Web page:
Ontario producers rethink plans amid slow planting progress
June 3, 2019
By Top Crop Manager
Planting progress in Ontario remained slow for all crops and poor weather significantly delayed spray applications, according to the latest crop report from Ontario’s Ministry of Agriculture, Food and Rural Affairs (OMAFRA).
Temperatures forecasted for early June are relatively cool, remaining around or below the 20 degrees celsius mark in many regions.
Corn and soybean progress are behind schedule, but nothing compared to what U.S. corn farmers are dealing with in the Midwest where there has been non-stop rain. The United States Department of Agriculture’s Farm Service Agency stated that corn planting progress was only 58 per cent complete at the end of the May – the slowest pace ever recorded since records began in 1980. Currently the Midwest is set to break records with analysts predicting six million acres of unplanted corn for 2019.
In Ontario, corn planting progress at the end of May was estimated to be less than 50 per cent complete. In some regions, corn planting was followed by up to seven inches of rain so producers are encouraged to check their crop and determine if replanting is necessary.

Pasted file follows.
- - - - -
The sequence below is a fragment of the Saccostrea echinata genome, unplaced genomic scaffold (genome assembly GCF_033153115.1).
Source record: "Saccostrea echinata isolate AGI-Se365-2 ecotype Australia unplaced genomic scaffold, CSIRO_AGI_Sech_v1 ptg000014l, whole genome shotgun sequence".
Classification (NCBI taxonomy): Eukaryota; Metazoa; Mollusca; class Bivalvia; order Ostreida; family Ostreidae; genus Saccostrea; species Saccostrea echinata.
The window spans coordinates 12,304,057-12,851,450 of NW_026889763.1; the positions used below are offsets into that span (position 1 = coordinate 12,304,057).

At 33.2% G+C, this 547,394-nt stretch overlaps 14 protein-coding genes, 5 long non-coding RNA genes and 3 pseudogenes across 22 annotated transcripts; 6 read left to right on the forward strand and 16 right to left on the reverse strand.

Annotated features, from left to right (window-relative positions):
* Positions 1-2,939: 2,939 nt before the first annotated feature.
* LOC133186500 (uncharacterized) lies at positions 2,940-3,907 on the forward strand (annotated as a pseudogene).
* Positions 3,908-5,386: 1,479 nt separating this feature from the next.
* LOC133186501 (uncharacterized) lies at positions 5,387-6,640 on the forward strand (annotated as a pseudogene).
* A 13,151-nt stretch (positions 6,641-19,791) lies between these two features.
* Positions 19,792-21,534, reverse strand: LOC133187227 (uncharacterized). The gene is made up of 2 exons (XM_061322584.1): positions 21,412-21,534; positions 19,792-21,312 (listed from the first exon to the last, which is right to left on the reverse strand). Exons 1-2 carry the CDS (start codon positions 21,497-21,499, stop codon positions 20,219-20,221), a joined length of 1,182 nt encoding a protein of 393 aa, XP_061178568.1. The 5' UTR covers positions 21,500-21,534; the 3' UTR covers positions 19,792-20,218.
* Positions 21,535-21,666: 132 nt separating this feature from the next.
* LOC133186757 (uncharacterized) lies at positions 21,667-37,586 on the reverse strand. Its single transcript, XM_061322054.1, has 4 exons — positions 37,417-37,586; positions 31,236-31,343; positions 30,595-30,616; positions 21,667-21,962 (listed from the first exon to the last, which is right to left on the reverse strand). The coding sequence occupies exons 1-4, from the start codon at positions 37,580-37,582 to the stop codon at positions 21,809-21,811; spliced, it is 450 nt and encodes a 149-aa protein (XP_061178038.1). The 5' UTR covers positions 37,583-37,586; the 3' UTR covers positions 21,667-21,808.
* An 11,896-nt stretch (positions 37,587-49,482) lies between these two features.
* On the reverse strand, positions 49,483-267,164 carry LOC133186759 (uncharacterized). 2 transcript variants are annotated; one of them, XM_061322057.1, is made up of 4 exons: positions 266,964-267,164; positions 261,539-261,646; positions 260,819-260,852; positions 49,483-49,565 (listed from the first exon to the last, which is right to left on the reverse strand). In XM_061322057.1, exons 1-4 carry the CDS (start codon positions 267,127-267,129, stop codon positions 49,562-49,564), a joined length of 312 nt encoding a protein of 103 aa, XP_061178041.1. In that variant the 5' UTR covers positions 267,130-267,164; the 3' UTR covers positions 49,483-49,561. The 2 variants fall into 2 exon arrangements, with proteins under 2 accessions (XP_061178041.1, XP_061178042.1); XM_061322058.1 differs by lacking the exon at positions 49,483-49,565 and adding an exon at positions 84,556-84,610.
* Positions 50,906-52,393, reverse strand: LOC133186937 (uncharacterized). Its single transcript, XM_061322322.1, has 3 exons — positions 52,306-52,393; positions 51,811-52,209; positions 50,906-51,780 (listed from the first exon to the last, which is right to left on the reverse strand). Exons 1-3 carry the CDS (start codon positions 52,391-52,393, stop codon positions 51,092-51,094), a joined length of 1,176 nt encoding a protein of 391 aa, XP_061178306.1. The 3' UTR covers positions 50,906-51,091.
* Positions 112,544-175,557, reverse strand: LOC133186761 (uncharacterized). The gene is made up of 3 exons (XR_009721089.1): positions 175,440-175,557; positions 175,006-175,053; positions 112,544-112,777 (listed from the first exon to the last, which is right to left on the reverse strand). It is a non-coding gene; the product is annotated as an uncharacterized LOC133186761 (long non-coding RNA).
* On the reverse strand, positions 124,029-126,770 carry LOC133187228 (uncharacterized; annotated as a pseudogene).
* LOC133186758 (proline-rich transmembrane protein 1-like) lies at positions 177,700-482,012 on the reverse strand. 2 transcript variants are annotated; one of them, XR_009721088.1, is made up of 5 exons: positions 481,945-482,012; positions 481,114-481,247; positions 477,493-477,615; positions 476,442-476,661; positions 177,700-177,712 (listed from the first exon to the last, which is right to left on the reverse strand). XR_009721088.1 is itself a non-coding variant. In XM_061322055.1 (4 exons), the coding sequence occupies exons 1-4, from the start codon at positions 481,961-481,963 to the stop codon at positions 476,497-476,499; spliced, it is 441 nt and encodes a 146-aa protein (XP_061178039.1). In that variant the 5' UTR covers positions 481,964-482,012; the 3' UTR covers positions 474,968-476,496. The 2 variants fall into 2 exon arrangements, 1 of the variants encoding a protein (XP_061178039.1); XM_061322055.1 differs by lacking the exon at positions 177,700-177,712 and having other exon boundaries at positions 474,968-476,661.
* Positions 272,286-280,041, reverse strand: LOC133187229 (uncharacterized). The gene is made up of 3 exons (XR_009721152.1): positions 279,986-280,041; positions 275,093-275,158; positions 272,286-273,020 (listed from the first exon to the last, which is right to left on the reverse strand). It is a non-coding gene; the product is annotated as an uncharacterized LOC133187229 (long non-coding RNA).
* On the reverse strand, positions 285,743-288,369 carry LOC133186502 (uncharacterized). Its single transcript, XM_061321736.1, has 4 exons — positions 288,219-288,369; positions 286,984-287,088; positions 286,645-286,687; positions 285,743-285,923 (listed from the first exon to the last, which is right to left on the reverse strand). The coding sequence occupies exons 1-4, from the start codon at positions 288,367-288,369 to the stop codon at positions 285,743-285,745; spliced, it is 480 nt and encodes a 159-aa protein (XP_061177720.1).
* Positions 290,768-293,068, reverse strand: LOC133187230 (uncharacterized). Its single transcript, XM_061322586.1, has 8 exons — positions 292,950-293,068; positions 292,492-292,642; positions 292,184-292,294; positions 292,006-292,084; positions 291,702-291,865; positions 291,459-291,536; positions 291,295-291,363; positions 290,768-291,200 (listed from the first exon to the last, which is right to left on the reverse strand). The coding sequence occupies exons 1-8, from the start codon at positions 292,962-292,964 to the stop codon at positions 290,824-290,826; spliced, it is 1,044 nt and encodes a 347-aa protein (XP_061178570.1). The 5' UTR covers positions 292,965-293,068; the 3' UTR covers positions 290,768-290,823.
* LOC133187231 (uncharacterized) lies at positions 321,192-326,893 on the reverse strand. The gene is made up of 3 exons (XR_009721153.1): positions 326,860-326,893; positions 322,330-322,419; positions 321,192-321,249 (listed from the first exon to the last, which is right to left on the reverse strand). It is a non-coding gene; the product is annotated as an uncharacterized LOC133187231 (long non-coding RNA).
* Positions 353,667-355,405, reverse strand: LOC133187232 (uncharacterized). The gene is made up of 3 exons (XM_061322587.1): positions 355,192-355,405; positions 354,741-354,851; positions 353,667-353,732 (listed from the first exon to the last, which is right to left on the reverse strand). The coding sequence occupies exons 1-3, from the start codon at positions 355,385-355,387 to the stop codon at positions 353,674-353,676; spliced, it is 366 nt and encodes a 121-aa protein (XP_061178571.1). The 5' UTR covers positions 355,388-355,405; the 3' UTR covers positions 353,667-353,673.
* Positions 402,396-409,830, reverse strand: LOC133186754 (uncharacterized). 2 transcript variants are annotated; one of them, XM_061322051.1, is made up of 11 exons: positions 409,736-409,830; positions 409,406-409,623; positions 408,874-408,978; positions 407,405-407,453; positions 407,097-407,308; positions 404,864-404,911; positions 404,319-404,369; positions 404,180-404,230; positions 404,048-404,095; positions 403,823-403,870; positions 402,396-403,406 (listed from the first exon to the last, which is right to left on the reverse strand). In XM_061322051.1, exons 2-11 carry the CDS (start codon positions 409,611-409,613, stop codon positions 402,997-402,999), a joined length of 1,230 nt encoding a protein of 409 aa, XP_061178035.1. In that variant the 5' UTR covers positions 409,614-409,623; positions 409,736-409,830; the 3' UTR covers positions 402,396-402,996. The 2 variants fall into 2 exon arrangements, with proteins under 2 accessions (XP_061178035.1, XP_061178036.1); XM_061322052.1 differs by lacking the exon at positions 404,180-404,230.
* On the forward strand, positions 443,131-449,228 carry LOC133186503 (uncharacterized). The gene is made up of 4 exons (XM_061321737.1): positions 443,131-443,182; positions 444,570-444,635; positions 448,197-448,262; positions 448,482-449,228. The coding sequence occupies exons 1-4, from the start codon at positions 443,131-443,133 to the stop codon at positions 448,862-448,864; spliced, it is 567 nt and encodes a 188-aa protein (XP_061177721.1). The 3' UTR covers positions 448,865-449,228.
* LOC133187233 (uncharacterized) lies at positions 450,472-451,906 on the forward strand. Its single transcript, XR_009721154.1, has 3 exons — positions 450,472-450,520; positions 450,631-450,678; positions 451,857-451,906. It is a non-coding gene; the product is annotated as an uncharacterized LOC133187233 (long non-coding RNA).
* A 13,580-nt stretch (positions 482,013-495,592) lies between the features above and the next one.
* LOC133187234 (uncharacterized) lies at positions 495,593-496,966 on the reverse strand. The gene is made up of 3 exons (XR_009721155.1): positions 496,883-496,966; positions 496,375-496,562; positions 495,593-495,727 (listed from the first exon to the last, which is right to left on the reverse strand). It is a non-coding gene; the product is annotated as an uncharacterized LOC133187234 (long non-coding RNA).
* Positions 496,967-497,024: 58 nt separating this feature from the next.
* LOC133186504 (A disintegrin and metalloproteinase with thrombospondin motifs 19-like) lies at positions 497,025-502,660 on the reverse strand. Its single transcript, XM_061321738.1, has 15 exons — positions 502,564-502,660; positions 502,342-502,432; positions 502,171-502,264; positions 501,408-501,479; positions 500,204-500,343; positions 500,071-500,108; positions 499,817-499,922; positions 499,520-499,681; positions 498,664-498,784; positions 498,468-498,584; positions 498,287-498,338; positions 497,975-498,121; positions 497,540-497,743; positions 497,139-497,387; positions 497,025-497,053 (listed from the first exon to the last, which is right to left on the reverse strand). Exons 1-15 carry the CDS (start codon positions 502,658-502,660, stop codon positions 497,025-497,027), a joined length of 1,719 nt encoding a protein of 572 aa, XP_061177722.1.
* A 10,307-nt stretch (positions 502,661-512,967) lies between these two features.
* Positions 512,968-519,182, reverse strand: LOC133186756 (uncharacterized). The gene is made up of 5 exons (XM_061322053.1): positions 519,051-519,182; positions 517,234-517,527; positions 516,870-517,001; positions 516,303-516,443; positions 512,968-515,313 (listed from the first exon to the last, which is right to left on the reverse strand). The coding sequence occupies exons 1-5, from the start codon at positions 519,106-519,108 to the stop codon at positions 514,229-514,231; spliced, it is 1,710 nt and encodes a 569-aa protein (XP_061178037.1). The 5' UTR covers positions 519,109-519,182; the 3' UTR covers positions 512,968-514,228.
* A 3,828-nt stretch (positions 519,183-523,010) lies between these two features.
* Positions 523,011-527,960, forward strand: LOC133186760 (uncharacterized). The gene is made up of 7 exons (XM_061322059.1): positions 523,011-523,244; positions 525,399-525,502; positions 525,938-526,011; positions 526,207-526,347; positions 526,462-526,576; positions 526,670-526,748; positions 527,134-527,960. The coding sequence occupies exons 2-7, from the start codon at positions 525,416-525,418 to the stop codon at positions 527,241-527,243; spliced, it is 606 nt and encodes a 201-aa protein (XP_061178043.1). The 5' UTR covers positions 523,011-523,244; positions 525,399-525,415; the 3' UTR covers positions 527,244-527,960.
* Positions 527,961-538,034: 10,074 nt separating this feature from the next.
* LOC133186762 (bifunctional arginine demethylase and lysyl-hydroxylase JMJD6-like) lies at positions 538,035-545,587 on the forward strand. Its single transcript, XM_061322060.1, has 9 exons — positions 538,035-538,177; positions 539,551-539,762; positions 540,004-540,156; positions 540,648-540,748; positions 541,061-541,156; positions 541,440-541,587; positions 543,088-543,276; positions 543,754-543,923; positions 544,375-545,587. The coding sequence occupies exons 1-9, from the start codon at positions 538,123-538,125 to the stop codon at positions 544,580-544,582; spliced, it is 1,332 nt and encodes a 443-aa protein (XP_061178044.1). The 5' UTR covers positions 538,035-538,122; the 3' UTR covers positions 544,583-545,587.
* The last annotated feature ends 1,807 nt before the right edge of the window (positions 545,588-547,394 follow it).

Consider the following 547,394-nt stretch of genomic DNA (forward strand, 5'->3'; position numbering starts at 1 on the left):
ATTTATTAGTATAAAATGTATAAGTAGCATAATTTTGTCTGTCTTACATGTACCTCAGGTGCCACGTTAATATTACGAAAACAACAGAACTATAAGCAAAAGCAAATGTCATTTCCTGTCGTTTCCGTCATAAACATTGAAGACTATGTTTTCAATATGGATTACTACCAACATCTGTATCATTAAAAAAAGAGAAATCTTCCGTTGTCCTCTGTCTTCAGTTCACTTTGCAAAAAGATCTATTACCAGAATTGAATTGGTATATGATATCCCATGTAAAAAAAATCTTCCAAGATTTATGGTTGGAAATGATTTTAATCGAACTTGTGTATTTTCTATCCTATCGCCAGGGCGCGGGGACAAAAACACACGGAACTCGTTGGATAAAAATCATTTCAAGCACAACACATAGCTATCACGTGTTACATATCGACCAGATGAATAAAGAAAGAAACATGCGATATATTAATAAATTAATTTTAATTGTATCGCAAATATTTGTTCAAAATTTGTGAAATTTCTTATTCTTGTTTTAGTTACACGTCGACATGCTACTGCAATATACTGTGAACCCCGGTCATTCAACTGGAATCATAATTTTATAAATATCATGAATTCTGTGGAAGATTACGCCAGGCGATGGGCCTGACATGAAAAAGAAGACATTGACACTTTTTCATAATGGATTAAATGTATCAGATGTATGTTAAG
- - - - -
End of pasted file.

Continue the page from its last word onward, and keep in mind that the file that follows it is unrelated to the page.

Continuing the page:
Other highlights from the latest crop report include:
- Soybean planting across the province is estimated to be five per cent or less.
- Soybean producers are encouraged to assess whether their variety is adapted or long for their region and plant the longest maturing variety that will mature in the fall.
- Soybean producers are also encouraged to increase seeding rates by 10 per cent if planting after June 1, to maintain yield.
- Risk of Fusarium for winter wheat is high due to prolonged wet conditions.
- Dry edible bean producers will begin planting, once conditions are fit. A heavy rain after planting can have a greater negative impact on yield than planting date.
- Most winter canola is in full bloom and beyond fungicide application timing. Fields should be scouted for cabbage seedpod weevil.
Read the latest crop report from OMAFRA’s field crop team.
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